The Rise of Graphic Novels

You can think of a graphic novel as a book-length comic book or an anthology of several graphic stories, with well-made illustrations along with a compelling plot. Sales of these books are growing.

NPD Bookscan data says that the comics and graphic novels category in the US book market has seen compound annual unit sales growth of 15 percent over the past three years.

Some Graphic Novel History

The term graphic novel is said to have gained popularity in 1978 with the publication of Will Eisner’s A Contract with God. Still, comics and graphic novels have been around for a long time.

In the early 1900s, publishers collated comic strips into albums, while others published novels based on comics. Pulp magazines full of adventure plots and high-quality illustrations took flight in the US in the post-World War One period, adding to the country’s love of illustrated stories. Superman, of course, brought the genre into the mainstream in 1938, and comics have been a mainstay ever since.

In Europe, stories like The Adventures of Tintin and Asterix were collected and published as serials, adding to the global popularity of the format.

Marvel’s The Silver Surfer, circa 1978, was one of the first original mass-market trade paperback graphic novels, along with Jules Feiffer’s Tantrum in 1979. A Contract with God was the first to be published and owned by its creator.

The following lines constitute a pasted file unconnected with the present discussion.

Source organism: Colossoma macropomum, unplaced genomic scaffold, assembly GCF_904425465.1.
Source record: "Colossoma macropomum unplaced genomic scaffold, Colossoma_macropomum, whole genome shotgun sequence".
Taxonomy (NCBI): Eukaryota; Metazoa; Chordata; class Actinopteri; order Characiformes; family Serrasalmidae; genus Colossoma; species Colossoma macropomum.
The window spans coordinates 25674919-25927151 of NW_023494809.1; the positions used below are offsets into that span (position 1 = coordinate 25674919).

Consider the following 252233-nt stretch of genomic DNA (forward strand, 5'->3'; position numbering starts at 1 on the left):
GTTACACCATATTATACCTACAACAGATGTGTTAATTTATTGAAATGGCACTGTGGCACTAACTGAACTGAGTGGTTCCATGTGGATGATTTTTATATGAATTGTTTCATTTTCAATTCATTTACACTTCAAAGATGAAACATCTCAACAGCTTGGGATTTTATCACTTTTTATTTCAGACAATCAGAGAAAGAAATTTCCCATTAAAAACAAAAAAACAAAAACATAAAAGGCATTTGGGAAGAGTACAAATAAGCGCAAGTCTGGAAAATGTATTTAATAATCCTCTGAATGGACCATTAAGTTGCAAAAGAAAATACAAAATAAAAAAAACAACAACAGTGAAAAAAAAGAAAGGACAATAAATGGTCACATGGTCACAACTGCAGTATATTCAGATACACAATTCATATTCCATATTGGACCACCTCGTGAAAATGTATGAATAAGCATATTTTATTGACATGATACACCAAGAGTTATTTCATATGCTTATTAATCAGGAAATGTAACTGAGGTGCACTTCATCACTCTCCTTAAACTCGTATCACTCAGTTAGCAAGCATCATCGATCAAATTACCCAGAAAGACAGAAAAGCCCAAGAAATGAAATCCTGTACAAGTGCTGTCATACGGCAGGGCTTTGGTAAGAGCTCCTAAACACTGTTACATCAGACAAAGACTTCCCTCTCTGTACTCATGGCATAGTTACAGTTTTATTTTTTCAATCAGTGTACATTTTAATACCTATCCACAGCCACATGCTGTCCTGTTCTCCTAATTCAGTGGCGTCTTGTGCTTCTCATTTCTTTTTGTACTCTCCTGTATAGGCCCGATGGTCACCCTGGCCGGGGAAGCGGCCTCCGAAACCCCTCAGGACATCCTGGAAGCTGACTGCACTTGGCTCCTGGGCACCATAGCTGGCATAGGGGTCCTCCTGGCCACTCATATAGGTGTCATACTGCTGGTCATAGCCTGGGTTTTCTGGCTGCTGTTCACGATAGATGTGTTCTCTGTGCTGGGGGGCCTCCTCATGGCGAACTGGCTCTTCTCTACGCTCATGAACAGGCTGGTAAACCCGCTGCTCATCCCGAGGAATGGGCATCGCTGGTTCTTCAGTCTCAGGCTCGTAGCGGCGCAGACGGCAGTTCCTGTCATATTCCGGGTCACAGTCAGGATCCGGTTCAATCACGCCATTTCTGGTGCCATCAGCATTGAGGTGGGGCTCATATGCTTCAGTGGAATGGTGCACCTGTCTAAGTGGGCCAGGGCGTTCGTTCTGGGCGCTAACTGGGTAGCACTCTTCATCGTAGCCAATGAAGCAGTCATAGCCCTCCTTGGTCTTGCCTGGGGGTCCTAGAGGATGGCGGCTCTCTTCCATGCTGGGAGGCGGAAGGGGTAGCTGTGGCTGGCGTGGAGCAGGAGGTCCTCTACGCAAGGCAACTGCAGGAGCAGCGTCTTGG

Art Spiegelman’s Maus, published in 1986, won the Pulitzer Prize and truly cemented the idea of graphic novels in the mainstream market, leading in part to today’s love of the format.

 Current Graphic Novel Favorites

 There are graphic novels of all genres and subjects for readers to enjoy, especially as the format grows in popularity.

Science fiction is always a popular choice. Scott Snyder and Jeff Lemire’s A.D. After Death fits the bill. In this tale, humans have found a cure for death, and the story explores whether or not that is a good thing or not.

Superheroes have always been and are always likely to be a big part of the graphic novel genre. Try a retelling of a classic like Batman Vol. 1: I Am Gotham (Rebirth) or pick up the story of a new hero, like BLACK, Vol. 1, which combines superpowers and social justice.

Want to add your voice? If your writing lends itself to illustration, you too may have a future in graphic novels.